NEW YORK CITY — Charter school entrepreneur and Mayor Bill de Blasio foil Eva Moskowitz will make an announcement "concerning her political plans" on the steps of City Hall Thursday, according to an email sent Wednesday.
Moskowitz, a former councilwoman, and de Blasio have battled over resources such as space and funding for charter schools since he took office in January 2014.
Moskowitz, founder and CEO of Success Academy Charter Schools, has said running for mayor is "an interest," and she is often listed along with Comptroller Scott Stringer and U.S. Rep. Hakeem Jeffries as potential de Blasio challengers in 2017.
The mayor has said he is running for a second term.
"Come one, come all," de Blasio said recently when asked about potential challengers.
Richard Millett, listed as an administrative assistant, sent the email regarding Moskowitz's announcement. He said no further information was available. City Hall also had no comment.
Jeanne Zaino, a professor of political science at Iona College, said she'd be surprised if Moskowitz announced her candidacy this early.
"The election is a long way away and she would open herself up to attacks," Zaino said.
Instead, Moskowitz could announce that she's dismayed at how de Blasio is handling education or treating charter schools and that she will explore a challenge.
"She could say she's distressed by what's happening with education in this city and that she's going to monitor the situation for the next several months or year before making a decision," Zaino said.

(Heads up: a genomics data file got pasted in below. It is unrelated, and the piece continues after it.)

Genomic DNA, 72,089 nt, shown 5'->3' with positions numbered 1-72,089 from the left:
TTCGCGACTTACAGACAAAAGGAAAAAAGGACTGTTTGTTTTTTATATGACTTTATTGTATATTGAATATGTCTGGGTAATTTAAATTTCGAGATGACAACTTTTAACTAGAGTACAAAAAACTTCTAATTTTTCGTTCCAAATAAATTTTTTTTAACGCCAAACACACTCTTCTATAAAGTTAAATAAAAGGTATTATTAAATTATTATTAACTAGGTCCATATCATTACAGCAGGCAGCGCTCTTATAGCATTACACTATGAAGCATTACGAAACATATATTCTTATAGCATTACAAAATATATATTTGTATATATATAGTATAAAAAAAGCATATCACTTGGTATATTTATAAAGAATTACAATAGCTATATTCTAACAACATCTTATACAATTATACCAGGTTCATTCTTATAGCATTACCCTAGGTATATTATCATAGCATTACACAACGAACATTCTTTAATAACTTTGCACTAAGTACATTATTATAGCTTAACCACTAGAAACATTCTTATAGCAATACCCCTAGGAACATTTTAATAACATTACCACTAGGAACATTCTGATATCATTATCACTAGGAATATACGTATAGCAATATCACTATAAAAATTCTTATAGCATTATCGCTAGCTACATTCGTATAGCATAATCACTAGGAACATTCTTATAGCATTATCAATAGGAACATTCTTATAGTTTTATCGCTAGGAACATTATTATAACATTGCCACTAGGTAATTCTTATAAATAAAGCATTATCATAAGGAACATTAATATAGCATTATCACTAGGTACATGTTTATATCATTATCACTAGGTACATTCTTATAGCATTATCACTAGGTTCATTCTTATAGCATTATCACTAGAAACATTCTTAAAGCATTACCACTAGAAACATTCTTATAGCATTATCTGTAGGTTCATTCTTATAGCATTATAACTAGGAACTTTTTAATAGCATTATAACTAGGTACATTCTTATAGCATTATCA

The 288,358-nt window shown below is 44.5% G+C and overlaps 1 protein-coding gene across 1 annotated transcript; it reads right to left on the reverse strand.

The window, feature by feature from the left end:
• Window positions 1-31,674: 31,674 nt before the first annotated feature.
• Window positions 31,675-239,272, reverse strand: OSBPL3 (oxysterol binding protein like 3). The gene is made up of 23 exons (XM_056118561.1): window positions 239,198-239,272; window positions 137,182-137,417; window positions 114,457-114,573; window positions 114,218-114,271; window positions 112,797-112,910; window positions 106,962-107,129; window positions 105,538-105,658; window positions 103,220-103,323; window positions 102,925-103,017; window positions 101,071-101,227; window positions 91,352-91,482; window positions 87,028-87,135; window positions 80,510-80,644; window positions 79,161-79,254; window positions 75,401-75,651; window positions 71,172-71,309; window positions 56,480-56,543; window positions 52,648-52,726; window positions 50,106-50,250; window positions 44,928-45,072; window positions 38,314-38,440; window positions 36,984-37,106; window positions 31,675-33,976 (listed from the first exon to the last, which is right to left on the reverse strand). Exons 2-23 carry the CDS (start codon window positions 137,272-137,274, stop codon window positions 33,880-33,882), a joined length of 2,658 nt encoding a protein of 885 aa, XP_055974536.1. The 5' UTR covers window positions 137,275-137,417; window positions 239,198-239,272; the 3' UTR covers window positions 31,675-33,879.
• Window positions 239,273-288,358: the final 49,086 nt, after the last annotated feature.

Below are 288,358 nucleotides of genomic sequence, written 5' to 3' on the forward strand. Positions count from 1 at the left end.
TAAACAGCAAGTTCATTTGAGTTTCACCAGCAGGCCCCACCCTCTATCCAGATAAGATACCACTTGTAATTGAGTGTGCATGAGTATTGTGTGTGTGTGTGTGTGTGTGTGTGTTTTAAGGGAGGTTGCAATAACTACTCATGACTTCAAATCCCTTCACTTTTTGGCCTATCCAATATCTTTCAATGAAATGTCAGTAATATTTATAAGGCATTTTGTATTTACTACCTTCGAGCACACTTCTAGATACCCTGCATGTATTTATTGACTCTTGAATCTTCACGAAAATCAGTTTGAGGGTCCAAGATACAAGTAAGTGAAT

Thousands of Success students, parents and educators attended a rally organized by pro-charter group Families for Excellent Schools Wednesday that accused de Blasio of presiding over a school system that traps black and Latino students in failing schools.
Speaking on 1010WINS, de Blasio disputed that idea, saying he was working to destroy the notion that there are good and bad schools.
"We're bringing up the whole school system," the mayor said.
And while Moskowitz could be a formidable candidate, she still has a lot of work to do to mount a strong challenge.
"I don't know if she has the name recognition or the organization. Who would her constituents be? It would be a little narrow at this point," Zaino said.
Education is also not the issue where de Blasio is most vulnerable, Zaino said, especially after he fought for and won full-day universal pre-K for every 4-year-old in the city.
"Maybe you could challenge him on crime or the economy or jobs, which is why I have a hard time believing she would use this moment to enter the race," said Zaino. "But her personality is such that she just may do it."